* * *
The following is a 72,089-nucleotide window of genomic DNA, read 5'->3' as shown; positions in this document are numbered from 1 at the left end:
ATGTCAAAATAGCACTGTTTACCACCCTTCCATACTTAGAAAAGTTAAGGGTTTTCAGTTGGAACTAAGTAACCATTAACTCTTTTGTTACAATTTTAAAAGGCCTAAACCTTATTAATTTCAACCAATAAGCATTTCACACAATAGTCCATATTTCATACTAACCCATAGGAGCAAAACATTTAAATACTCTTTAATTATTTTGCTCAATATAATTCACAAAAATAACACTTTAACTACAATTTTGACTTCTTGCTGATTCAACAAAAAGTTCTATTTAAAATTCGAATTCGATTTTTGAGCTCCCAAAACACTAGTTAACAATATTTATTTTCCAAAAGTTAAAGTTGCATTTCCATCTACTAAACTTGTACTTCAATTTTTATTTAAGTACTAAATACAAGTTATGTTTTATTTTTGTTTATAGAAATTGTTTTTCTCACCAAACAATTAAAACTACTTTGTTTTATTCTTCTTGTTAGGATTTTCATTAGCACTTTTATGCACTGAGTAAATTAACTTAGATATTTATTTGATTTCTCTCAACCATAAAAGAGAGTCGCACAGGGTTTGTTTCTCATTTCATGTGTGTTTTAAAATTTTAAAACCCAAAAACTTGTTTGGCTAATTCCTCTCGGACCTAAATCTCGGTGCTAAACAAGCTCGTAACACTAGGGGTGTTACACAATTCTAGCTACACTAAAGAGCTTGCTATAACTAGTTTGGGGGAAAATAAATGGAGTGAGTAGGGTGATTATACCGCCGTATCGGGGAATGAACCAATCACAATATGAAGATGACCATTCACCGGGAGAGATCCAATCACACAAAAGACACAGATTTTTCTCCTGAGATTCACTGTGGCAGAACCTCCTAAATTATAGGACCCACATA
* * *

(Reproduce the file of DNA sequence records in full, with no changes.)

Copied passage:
The following is a 72,089-nucleotide window of genomic DNA, read 5'->3' as shown; positions in this document are numbered from 1 at the left end:
ATGTCAAAATAGCACTGTTTACCACCCTTCCATACTTAGAAAAGTTAAGGGTTTTCAGTTGGAACTAAGTAACCATTAACTCTTTTGTTACAATTTTAAAAGGCCTAAACCTTATTAATTTCAACCAATAAGCATTTCACACAATAGTCCATATTTCATACTAACCCATAGGAGCAAAACATTTAAATACTCTTTAATTATTTTGCTCAATATAATTCACAAAAATAACACTTTAACTACAATTTTGACTTCTTGCTGATTCAACAAAAAGTTCTATTTAAAATTCGAATTCGATTTTTGAGCTCCCAAAACACTAGTTAACAATATTTATTTTCCAAAAGTTAAAGTTGCATTTCCATCTACTAAACTTGTACTTCAATTTTTATTTAAGTACTAAATACAAGTTATGTTTTATTTTTGTTTATAGAAATTGTTTTTCTCACCAAACAATTAAAACTACTTTGTTTTATTCTTCTTGTTAGGATTTTCATTAGCACTTTTATGCACTGAGTAAATTAACTTAGATATTTATTTGATTTCTCTCAACCATAAAAGAGAGTCGCACAGGGTTTGTTTCTCATTTCATGTGTGTTTTAAAATTTTAAAACCCAAAAACTTGTTTGGCTAATTCCTCTCGGACCTAAATCTCGGTGCTAAACAAGCTCGTAACACTAGGGGTGTTACACAATTCTAGCTACACTAAAGAGCTTGCTATAACTAGTTTGGGGGAAAATAAATGGAGTGAGTAGGGTGATTATACCGCCGTATCGGGGAATGAACCAATCACAATATGAAGATGACCATTCACCGGGAGAGATCCAATCACACAAAAGACACAGATTTTTCTCCTGAGATTCACTGTGGCAGAACCTCCTAAATTATAGGACCCACATA